Mary Carroll and the Problem of Erasure


Photograph of Mary Carroll when crowned Homecoming Queen in 1979

Mary Carroll Robertson (nee Mary Carroll) arrived at Elon in fall 1977 and was elected as Homecoming Queen in 1979. The practice of naming a Homecoming Court continues, but it was in full swing in the 1970s, and Carroll’s election was a high honor.  Some white students, however, booed Carroll when she was crowned.

Adding to the injury, white students editing the yearbook did not include the customary Homecoming spread in the 1980 edition.  In a 2004 interview she recounted how it felt when she first looked in the 1980 Elon College yearbook but could not find the annual homecoming spread, which should have featured her coronation as the first Black homecoming queen. “It was as if I didn’t even exist on campus,” she remembered.

While exclusion from or marginalization within Elon’s documentary record is a near- universal problem for Black people during this period, Carroll-Robertson’s particularly acute case highlights the harm this can cause, its insidious nature and the immense difficulty of repairing the damage. 


Brief discussion of the yearbook burning published by Jet Magazine, including the explanation by spokesman Tim McDowell that students simply missed a deadline.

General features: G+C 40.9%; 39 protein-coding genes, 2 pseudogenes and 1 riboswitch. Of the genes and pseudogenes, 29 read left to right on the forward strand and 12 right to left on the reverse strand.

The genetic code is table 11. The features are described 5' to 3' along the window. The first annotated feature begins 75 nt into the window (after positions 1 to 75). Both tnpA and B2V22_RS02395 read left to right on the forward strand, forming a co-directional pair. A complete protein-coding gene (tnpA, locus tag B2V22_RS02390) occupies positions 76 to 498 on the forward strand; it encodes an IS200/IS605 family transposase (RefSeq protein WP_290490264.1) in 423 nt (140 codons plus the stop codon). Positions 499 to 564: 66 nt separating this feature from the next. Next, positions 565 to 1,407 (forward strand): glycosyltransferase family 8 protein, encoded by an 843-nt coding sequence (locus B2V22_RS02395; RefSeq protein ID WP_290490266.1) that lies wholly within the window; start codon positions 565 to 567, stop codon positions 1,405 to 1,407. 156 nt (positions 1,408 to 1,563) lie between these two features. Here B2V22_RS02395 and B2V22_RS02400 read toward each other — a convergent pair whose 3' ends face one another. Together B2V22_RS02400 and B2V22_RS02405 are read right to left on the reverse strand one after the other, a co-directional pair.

1979 Homecoming Queen, Mary Carroll on the cover of the November 8, 1980 football media guide.

The episode also has another dimension, however, one of Black resistance. In this incident, though, Black students did not let the insult be the last word. A huge groundswell of Black students, led by football players Alonzo Craig ’81 and James Strickland ’82, risked forfeiting scholarships and their very academic standing to protest. Students marched down by the dozen to the administration building and burned their yearbooks in one of the boldest student protests in Elon history.  

Black students did not let the incident define them and continued to study, organize and socialize, as well as to vote for members of the homecoming court. In a sign of progress, the 1981 yearbook included a photo of first runnerup Nish Bynum Jackson ’81 and escort Raymond Jackson ’80. 


Committee on Elon History and Memory report, pages 25-28.

Teaching about Anti-Black Racism from Elon's History, Teachable Moments, Mary Carroll and BELONGing

McEwen Communications / Phi Psi Cli